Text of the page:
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Eagle House, Mitcham

Eagle House School, Mitcham

224 London Road, Mitcham CR4 3HD

Early history

Historical documents confirm that Eagle House stands on land formerly owned by Sir Walter and Lady Elizabeth Raleigh. In 1616, the site was purchased by Thomas Plumer for £2,500, ( as Sir Walter needed to fund his last expedition to Guiana. ) Plumer died in 1639, however his family retained control of the estate for the next two hundred years.

Eagle House dates from c.1705 and is thought to have been constructed for Fernando Mendes, a Portuguese Jew, who won wealth and acclaim as the physician to Catherine of Braganza, wife of Charles II. ( Many of the rain-water heads, which drain the roof and upper floors, carry the date 1705 and the initials F.P.M – for Fernando Mendes and Plumer. )

A unique property

The architect is unknown but the building has been described as one of the finest surviving “Queen Anne” houses in London and the south-east.

The principle rooms occupy the ground and first floors, which are connected by a central staircase. They were built with lofty ceilings and high doorways, to accommodate the vast powdered wigs worn by people of status during the 18th century. A smaller staircase runs along the side of the house and once connected the basement kitchen, scullery and workrooms, with the servants quarters in the attic. From here a circular staircase reaches the central cupola and roof.

James Doliffe

During the 18th century, Mitcham became a popular retreat for City businessmen and in 1711, Eagle House was leased by James Dolliffe, one of the founding directors of the South Seas Merchant Company. His initials and those of his wife, Mary, are featured in the splendid wrought iron gates to the front of the house. James died in 1714 and having secured successful marriage settlements for her daughters, Mary left the house in 1722. Ownership of the property still remained with the Mendes family, but for the next sixty years, the house was leased to a succession of London merchants and bankers.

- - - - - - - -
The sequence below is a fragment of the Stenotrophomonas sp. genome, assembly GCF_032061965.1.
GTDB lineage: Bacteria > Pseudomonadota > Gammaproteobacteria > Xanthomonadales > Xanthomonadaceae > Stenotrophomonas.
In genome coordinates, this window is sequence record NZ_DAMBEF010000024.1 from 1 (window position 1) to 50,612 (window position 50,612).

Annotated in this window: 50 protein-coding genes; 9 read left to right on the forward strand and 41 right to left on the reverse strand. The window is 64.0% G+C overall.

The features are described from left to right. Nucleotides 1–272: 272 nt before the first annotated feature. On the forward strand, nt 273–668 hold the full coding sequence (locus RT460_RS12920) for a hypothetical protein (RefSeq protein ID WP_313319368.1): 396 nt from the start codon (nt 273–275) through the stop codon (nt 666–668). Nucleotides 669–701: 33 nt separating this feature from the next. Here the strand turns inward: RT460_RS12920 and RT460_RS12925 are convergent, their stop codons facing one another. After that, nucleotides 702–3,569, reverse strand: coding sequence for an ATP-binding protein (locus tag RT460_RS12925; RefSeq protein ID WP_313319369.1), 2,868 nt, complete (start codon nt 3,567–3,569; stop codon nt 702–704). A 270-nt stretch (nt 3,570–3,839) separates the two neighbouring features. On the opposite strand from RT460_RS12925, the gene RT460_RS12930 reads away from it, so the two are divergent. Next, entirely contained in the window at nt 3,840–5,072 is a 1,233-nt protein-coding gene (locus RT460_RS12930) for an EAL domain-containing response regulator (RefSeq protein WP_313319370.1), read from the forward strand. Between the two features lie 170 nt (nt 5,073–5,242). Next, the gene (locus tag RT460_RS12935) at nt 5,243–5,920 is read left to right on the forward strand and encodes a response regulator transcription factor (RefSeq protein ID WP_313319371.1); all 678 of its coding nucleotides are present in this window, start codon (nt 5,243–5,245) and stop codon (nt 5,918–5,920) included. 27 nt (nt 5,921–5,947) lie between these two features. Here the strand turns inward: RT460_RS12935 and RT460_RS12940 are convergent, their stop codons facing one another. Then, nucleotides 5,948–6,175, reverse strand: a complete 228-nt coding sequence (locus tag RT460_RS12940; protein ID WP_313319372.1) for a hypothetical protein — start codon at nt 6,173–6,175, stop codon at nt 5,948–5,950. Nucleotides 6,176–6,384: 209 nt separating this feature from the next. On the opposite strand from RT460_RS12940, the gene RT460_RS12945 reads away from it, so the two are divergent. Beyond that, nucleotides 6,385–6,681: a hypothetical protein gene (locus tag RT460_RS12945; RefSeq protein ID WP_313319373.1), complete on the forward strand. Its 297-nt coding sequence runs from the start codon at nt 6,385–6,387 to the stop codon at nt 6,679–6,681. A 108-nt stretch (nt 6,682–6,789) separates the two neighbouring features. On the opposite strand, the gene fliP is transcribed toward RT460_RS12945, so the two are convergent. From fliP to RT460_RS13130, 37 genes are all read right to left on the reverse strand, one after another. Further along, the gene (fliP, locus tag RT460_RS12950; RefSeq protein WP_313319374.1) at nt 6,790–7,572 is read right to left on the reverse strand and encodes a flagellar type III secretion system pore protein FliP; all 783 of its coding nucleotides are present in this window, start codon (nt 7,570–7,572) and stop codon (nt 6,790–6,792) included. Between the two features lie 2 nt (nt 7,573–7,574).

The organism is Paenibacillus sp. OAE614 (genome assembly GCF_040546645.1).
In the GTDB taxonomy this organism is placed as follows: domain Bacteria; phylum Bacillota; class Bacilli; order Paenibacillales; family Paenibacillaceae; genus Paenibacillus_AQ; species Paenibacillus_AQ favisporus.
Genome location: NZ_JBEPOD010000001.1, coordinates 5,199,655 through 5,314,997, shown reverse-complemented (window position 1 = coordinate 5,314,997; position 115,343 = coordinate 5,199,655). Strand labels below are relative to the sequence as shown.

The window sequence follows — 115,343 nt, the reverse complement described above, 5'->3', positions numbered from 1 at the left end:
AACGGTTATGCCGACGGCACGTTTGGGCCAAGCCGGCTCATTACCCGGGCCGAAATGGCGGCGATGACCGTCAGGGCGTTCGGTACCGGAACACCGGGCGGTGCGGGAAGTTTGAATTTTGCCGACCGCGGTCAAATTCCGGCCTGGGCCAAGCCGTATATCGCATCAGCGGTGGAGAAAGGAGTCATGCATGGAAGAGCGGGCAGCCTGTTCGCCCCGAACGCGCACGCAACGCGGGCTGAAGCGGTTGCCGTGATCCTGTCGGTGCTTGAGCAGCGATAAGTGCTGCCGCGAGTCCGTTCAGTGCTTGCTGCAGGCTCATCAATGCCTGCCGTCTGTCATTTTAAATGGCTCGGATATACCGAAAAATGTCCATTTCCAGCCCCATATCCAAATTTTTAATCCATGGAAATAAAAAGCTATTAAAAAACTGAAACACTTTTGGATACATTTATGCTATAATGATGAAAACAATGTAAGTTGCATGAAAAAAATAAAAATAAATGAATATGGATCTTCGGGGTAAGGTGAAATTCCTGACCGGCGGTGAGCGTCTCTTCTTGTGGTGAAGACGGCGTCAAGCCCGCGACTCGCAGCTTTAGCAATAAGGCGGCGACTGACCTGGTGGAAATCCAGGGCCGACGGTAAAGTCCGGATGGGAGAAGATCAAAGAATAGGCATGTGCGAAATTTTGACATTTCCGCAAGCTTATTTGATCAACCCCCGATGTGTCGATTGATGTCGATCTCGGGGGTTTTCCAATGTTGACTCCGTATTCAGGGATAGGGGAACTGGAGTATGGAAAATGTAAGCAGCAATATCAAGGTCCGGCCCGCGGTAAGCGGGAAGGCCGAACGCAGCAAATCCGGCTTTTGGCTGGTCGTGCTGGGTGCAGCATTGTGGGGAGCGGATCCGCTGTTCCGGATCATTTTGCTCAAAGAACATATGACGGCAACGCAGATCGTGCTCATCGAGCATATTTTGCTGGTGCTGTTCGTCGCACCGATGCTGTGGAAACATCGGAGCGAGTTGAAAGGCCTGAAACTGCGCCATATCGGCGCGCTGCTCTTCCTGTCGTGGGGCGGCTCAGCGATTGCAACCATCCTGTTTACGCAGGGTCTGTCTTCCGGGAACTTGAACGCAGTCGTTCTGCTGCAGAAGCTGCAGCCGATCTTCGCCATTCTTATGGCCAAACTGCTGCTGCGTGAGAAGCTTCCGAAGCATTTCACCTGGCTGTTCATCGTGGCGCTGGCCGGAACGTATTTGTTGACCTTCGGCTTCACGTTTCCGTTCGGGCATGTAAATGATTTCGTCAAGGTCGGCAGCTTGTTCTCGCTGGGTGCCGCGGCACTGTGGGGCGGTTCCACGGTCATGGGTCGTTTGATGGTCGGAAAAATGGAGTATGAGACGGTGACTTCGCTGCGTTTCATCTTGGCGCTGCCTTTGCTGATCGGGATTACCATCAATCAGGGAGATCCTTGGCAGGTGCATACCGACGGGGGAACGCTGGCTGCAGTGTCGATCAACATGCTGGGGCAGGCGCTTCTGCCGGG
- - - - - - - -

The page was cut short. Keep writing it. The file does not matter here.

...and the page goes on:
A century of education

In 1821, the last private occupant, the widow of City banker, John Bond, left Eagle House and the property was converted into a private boarding school for young gentlemen. The association with education continued for over a century. The popularity of private academies had waned by the mid 19th century and in 1855, the Guardians of the Southwark Poor Law Union purchased

Eagle House for use as an orphan school. It continued to serve this role until 1924, although ownership transferred to the Holborn Union in 1871.

The latter authority was responsible for a vast workhouse, which housed over 1,000 paupers in the Mitcham area.

Modern refurbishment

Surrey County Council used Eagle House for educational purposes until 1965, when responsibility for the building passed to the newly formed London Borough of Merton. In 1970, a scheme was developed to restore the building, for use as an adult education centre. Work commenced in 1975 but the project proved too costly. In 1987, the property was sold to Sheridan Estates as office accommodation. English Heritage advised on refurbishment and following an archaeological excavation, further offices were built to the rear, in the style of an 18th century stable block. In recent years, Eagle House has undergone further refurbishment and is now a school for children with special educational needs.

How to get there

The following buses stop on London Road near the house: 127, 152, 264, 270, 280, 355

See also

This page was last updated on Friday 20 March 2015

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